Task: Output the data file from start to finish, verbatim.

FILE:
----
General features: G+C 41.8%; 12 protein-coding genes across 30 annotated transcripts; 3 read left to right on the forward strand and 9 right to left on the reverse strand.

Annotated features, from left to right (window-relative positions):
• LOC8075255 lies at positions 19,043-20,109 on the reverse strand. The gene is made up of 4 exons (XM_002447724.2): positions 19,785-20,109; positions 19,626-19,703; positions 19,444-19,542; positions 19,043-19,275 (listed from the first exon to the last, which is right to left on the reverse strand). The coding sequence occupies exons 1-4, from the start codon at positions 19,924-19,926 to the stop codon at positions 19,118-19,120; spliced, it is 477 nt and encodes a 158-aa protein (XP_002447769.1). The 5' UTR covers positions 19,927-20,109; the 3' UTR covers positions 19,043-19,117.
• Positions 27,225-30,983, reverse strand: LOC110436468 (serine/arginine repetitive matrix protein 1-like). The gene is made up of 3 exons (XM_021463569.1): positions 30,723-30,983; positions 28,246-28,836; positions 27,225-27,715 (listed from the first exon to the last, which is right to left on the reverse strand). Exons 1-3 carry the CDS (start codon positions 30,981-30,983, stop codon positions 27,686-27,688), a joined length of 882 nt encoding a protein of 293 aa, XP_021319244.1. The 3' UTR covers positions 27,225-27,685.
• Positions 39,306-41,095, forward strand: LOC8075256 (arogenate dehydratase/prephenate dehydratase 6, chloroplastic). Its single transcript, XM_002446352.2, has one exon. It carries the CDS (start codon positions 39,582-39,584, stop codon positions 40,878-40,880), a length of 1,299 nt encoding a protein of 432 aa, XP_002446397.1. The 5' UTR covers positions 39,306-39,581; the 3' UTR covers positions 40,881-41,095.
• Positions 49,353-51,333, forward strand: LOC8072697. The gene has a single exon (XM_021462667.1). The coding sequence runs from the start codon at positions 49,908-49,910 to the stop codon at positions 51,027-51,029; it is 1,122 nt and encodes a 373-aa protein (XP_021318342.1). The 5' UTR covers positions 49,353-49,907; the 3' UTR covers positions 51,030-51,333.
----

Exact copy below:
General features: G+C 41.8%; 12 protein-coding genes across 30 annotated transcripts; 3 read left to right on the forward strand and 9 right to left on the reverse strand.

Annotated features, from left to right (window-relative positions):
• LOC8075255 lies at positions 19,043-20,109 on the reverse strand. The gene is made up of 4 exons (XM_002447724.2): positions 19,785-20,109; positions 19,626-19,703; positions 19,444-19,542; positions 19,043-19,275 (listed from the first exon to the last, which is right to left on the reverse strand). The coding sequence occupies exons 1-4, from the start codon at positions 19,924-19,926 to the stop codon at positions 19,118-19,120; spliced, it is 477 nt and encodes a 158-aa protein (XP_002447769.1). The 5' UTR covers positions 19,927-20,109; the 3' UTR covers positions 19,043-19,117.
• Positions 27,225-30,983, reverse strand: LOC110436468 (serine/arginine repetitive matrix protein 1-like). The gene is made up of 3 exons (XM_021463569.1): positions 30,723-30,983; positions 28,246-28,836; positions 27,225-27,715 (listed from the first exon to the last, which is right to left on the reverse strand). Exons 1-3 carry the CDS (start codon positions 30,981-30,983, stop codon positions 27,686-27,688), a joined length of 882 nt encoding a protein of 293 aa, XP_021319244.1. The 3' UTR covers positions 27,225-27,685.
• Positions 39,306-41,095, forward strand: LOC8075256 (arogenate dehydratase/prephenate dehydratase 6, chloroplastic). Its single transcript, XM_002446352.2, has one exon. It carries the CDS (start codon positions 39,582-39,584, stop codon positions 40,878-40,880), a length of 1,299 nt encoding a protein of 432 aa, XP_002446397.1. The 5' UTR covers positions 39,306-39,581; the 3' UTR covers positions 40,881-41,095.
• Positions 49,353-51,333, forward strand: LOC8072697. The gene has a single exon (XM_021462667.1). The coding sequence runs from the start codon at positions 49,908-49,910 to the stop codon at positions 51,027-51,029; it is 1,122 nt and encodes a 373-aa protein (XP_021318342.1). The 5' UTR covers positions 49,353-49,907; the 3' UTR covers positions 51,030-51,333.